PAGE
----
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Winding Oak's Bookology Magazine

Tag Archives | Swallows and Amazons

The Reading Summer

A stressed mother of a first grader sought my counsel this week. The issue was reading. Her son wasn’t. And at the close of first grade he was expected to. There was talk of testing, remedial help over the summer, reading logs, etc. She and her spouse were dreading it, worried, and a little irked—not at the not-yet-reader, but at the expectations and the pressure. I listened for a long time and when she finally took a breath, I asked what she was most worried about—for instance, was she worried there was a learning issue that needed to be addressed? “No!” she said. “I’m worried he’s going to hate reading if we spend the summer doing these things!”

And that response completed the time-warp I was experiencing while listening to her story—twelve years I vaulted back in the space-time continuum. Twelve years ago this week we received the phone call that was the culmination of an entire school year of frustration and concern. #1 Son was not reading—he’d staunchly refused to even try to read the testing selections his second-grade teacher asked him to in the last weeks of school. He just sat there—a conscientious objector of sorts.

Our kids went to a wonderful Spanish-immersion school and there was a little extra time built in before they started suggesting interventions simply because the students learn to read first in a language that is not their first language. But it was clear that he was “behind” by the time second grade was drawing to a close—The Other Children were reading well in Spanish, and some of them quite well in English, too. The school recommended summer school, a reading program, and a Spanish tutor for the summer.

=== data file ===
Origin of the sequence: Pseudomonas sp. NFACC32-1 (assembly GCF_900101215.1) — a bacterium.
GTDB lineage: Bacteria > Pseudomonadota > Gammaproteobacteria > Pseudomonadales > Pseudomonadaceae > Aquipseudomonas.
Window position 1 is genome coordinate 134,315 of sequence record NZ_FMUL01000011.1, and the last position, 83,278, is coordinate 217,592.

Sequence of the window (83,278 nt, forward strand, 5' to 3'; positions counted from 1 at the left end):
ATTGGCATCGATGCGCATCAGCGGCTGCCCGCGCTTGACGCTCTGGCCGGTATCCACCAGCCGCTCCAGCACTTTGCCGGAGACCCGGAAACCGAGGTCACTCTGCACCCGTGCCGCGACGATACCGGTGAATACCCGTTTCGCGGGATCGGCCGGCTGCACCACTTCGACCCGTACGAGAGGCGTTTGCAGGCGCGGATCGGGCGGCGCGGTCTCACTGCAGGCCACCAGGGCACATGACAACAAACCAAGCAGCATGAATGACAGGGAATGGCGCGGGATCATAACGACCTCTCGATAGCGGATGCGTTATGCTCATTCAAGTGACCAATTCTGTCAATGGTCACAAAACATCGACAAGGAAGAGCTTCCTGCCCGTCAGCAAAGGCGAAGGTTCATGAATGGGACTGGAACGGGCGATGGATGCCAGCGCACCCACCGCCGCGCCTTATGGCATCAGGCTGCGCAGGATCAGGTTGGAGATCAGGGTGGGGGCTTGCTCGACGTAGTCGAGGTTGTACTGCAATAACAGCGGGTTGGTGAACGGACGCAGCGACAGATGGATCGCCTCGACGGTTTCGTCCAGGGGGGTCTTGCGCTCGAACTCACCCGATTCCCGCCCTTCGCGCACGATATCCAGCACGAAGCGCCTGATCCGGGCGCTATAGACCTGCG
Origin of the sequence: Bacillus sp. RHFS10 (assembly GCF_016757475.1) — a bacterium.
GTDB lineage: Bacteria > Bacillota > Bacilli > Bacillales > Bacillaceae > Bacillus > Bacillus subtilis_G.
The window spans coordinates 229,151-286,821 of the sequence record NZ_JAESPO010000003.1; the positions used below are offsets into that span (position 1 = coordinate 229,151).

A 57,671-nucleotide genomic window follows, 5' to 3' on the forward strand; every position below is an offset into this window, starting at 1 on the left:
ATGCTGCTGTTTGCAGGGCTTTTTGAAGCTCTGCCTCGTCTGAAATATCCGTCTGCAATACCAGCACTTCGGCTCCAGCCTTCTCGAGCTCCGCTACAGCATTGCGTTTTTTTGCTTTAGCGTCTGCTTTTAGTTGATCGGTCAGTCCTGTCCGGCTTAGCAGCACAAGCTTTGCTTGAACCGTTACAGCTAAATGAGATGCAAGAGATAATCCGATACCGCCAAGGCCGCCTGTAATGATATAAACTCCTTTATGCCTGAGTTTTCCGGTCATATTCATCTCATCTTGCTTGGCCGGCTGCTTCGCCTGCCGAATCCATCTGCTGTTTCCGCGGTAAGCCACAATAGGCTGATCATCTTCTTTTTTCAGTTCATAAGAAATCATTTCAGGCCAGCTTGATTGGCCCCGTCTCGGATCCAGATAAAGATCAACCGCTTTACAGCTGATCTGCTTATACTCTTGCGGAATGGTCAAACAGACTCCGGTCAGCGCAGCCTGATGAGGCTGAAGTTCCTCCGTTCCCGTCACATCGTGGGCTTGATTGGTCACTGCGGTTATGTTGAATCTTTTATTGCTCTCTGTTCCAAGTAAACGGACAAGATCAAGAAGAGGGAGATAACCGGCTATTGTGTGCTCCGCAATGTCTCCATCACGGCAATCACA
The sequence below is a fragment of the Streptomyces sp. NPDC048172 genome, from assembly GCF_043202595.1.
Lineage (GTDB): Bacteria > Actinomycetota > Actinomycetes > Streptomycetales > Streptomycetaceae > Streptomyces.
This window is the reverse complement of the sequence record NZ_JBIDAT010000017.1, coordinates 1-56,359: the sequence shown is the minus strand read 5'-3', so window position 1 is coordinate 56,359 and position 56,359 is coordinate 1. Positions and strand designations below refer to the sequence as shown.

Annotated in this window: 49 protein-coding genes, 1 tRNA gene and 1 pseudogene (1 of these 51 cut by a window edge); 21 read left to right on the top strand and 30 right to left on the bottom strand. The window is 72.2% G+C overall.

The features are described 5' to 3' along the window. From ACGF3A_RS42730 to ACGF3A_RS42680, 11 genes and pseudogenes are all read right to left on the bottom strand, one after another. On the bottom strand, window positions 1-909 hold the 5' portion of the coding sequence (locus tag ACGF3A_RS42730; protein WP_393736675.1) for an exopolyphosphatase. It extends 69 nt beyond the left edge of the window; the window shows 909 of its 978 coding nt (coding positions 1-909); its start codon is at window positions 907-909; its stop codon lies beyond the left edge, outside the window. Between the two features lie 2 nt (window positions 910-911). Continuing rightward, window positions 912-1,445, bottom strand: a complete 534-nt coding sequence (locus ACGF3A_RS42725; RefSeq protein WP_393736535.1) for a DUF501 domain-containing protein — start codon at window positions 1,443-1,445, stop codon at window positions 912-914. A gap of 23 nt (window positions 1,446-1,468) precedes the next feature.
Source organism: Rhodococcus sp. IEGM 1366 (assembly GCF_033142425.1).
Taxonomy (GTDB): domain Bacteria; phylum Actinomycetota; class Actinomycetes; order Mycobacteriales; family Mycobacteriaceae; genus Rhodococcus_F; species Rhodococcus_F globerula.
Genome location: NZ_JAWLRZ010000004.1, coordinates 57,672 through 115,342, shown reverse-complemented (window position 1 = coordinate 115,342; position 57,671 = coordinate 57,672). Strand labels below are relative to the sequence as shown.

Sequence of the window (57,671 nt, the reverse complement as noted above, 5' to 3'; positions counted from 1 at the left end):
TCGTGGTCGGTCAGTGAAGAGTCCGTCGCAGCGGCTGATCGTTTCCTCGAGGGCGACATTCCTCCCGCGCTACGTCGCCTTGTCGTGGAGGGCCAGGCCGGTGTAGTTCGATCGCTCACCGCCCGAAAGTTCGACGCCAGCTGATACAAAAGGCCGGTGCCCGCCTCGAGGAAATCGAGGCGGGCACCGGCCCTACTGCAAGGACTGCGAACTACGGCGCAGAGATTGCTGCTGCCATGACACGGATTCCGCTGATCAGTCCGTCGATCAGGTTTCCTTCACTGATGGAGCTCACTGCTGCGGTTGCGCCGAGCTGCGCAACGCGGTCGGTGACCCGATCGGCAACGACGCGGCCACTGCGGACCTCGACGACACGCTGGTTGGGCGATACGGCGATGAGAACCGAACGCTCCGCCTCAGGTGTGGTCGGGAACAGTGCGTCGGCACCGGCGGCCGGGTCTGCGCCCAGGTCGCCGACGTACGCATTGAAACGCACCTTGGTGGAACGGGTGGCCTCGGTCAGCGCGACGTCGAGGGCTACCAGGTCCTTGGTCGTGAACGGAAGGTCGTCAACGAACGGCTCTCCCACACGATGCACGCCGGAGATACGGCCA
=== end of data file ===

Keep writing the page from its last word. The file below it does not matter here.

I calmly asked if anyone was concerned that there was a learning difference/disability that needed to be addressed. They didn’t think so. I called a reading specialist and wise mother and told her of the school’s recommendations. And then I told her that our collective parenting gut was telling us to decline any programming whatsoever in favor of simply reading good books together all summer.

She was silent on the phone for several seconds. And then she whispered (whispered!) that she thought this was a wonderful idea. I’d been a storytime reader in her classroom before and she said she wondered if #1 Son wasn’t reading simply because he couldn’t read like I read quite yet—with all the inflection, voices, and fun. She said it was obvious to her that stories were very much alive for him, and when you’re being asked to read those very early books in which each word is not longer than four letters and most of them rhyme [Mat sat on the cat.]…well, it’s harder to make them come alive.

“Take the summer and read!” she whispered, as if she was telling me a secret that reading specialists don’t impart to the masses. “Read the very best books you can find and read your very best. See where he is in the fall.”

And so we did—we read all summer long. We read The Sword in the Stone and The Mouse and The Motorcycle. We read Peter and the Star Catchers and Stuart Little. We listened to Harry Potter and the Sorcerer’s Stone in the car on vacation and read Swallows and Amazons in the tent while camping. We went to the library every Friday and then on a picnic where we read stacks of picture books (his sister was two!) while we ate our PB&J. We visited our local kids’ bookstore with regularity and took our new books down to the lake and I read while they fed the ducks. I did not ask him to read “the next paragraph” or to sound out a word here and there. I just read—until I was hoarse, sometimes, I read.

At the end of the summer, we went to meet #1 Son’s third grade teacher. She was a no-nonsense grandmother and she got his number immediately. I loved her just as immediately. She took away the Clifford El Gran Perro Colorado picture books and handed him Harry Potter y la piedra filosofal. And he opened that thick novel and started reading—just like that.